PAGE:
Your teenage self didn't want to take the "easy" route, because to him it wasn't easy at all. It was all about restriction and obligation, and it felt wrong. It felt like being held down, smothered, burdened, and treated like a child, when he was ready and eager to savor the new freedom of being an adult.

C'mon--think back--remember how you really felt, and why you chose to act as you did. And accept that you were right to do so. That you are currently living a life that is a disappointment to you, and are unhappy with your circumstances, isn't that teenage kid's fault, and going back in time to rail at him for being an ungrateful little shit is unfair (and ungrateful!) to him, and will not help you create a better present for yourself. In fact, you could probably stand to learn a few things from him.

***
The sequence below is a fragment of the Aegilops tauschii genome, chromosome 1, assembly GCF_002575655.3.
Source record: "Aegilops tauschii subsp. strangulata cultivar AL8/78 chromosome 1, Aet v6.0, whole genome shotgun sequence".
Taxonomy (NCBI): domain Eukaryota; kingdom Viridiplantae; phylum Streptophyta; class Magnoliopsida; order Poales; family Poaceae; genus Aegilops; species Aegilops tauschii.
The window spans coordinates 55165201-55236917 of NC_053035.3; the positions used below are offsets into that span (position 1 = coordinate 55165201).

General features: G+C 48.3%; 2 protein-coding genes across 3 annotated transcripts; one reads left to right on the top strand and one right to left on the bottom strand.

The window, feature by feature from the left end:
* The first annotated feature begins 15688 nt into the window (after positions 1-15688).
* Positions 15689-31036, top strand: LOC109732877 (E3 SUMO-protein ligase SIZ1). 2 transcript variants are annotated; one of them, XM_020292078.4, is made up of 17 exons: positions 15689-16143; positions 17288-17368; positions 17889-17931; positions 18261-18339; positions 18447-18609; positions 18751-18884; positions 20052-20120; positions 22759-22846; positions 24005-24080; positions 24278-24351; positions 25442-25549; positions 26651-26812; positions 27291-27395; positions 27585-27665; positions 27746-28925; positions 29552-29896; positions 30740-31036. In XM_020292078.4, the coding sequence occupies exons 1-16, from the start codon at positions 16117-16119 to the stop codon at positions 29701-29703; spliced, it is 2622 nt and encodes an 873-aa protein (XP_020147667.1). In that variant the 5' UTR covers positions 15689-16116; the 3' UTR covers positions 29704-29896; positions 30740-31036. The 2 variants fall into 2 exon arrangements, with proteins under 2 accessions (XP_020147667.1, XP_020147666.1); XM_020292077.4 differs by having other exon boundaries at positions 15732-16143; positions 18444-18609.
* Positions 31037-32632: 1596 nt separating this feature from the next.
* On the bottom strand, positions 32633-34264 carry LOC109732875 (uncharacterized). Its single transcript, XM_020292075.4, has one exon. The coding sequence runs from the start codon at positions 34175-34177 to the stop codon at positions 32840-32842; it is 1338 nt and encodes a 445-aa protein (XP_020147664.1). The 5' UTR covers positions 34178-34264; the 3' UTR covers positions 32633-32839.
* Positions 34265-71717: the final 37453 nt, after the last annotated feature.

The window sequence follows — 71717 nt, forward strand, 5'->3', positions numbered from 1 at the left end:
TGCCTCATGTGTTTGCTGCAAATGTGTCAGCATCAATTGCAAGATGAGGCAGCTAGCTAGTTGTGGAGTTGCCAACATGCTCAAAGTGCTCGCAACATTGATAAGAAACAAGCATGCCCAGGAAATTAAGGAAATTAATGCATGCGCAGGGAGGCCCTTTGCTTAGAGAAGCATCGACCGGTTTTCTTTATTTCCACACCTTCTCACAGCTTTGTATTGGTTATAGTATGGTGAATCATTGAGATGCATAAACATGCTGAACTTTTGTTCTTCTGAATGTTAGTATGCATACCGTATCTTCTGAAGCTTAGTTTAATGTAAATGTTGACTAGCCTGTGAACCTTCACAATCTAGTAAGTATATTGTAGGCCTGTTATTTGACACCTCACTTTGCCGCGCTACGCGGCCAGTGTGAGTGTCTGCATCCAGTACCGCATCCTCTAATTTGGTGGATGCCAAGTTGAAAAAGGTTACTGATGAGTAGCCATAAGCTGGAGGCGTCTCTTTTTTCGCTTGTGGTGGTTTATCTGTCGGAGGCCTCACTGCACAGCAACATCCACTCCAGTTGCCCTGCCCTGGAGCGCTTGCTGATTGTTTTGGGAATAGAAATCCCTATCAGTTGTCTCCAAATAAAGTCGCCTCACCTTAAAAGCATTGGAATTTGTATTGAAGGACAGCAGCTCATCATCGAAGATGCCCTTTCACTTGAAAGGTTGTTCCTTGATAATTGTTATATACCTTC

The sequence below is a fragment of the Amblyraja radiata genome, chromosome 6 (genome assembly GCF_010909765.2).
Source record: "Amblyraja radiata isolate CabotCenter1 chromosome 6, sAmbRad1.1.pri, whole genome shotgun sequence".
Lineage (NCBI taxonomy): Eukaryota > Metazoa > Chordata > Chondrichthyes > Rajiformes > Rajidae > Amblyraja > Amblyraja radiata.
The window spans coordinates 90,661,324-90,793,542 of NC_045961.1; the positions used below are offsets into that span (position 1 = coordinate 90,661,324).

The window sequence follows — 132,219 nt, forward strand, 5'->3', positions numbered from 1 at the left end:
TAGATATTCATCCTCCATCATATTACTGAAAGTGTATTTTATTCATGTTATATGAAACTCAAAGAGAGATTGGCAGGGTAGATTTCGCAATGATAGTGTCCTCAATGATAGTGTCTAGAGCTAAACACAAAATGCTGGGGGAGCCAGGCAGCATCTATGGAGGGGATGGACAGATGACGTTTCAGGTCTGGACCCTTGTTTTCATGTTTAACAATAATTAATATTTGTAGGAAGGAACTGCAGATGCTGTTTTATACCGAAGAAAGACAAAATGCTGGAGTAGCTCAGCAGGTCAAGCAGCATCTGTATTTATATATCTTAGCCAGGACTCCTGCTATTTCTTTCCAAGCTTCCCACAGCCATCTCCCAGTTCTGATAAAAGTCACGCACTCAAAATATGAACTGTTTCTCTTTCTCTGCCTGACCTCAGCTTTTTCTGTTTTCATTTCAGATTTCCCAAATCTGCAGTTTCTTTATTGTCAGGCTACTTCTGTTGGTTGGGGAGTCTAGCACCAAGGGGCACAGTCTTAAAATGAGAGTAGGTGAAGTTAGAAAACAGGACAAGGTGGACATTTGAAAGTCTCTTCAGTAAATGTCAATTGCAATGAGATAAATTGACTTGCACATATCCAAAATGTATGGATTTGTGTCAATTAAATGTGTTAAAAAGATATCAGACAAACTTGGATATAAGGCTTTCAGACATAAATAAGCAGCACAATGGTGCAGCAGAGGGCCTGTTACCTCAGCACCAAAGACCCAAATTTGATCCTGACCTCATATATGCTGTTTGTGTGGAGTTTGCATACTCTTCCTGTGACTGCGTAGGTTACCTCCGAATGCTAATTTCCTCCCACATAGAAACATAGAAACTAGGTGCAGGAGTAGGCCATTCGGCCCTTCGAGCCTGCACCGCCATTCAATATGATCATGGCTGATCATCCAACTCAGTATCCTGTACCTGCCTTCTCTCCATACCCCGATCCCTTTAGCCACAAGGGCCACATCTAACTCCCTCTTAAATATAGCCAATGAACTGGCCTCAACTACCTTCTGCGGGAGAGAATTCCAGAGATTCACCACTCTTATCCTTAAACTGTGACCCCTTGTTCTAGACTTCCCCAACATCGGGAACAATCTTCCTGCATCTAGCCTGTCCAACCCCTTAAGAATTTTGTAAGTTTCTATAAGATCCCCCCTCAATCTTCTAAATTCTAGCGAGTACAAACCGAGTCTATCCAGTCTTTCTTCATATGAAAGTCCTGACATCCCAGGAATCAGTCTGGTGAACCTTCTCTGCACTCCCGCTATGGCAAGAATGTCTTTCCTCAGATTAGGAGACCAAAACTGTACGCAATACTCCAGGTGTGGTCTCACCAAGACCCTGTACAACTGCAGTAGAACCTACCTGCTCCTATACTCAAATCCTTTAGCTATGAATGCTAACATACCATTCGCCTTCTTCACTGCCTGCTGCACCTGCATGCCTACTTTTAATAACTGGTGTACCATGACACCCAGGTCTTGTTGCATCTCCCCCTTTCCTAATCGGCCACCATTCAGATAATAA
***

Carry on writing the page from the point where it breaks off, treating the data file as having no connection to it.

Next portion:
And I say all this having had similar opportunities as a teenager that I turned down. I had a couple of clear "easy" ways to business and financial success that I could have taken, and I, too, rejected them, because at the time I knew that they were not easy and not what I wanted. 

Had I wanted a career in business or commercial real estate, there were people who would have brought me under their wing--but that wasn't what I wanted. Had I stayed in my hometown, there were all kinds of connections I could have used to "get ahead" in a variety of fields--but that wasn't what I wanted. Had I taken school seriously, I could have gone to an excellent university, got a degree on the first try, and had an actual career--but that wasn't what I wanted. And, looking back, I was surrounded by people who were willing to help me in various ways, who liked and cared about me, who thought I was bright and promising, and would have been happy to help me succeed--but the kind of help they had to offer me wasn't what I wanted.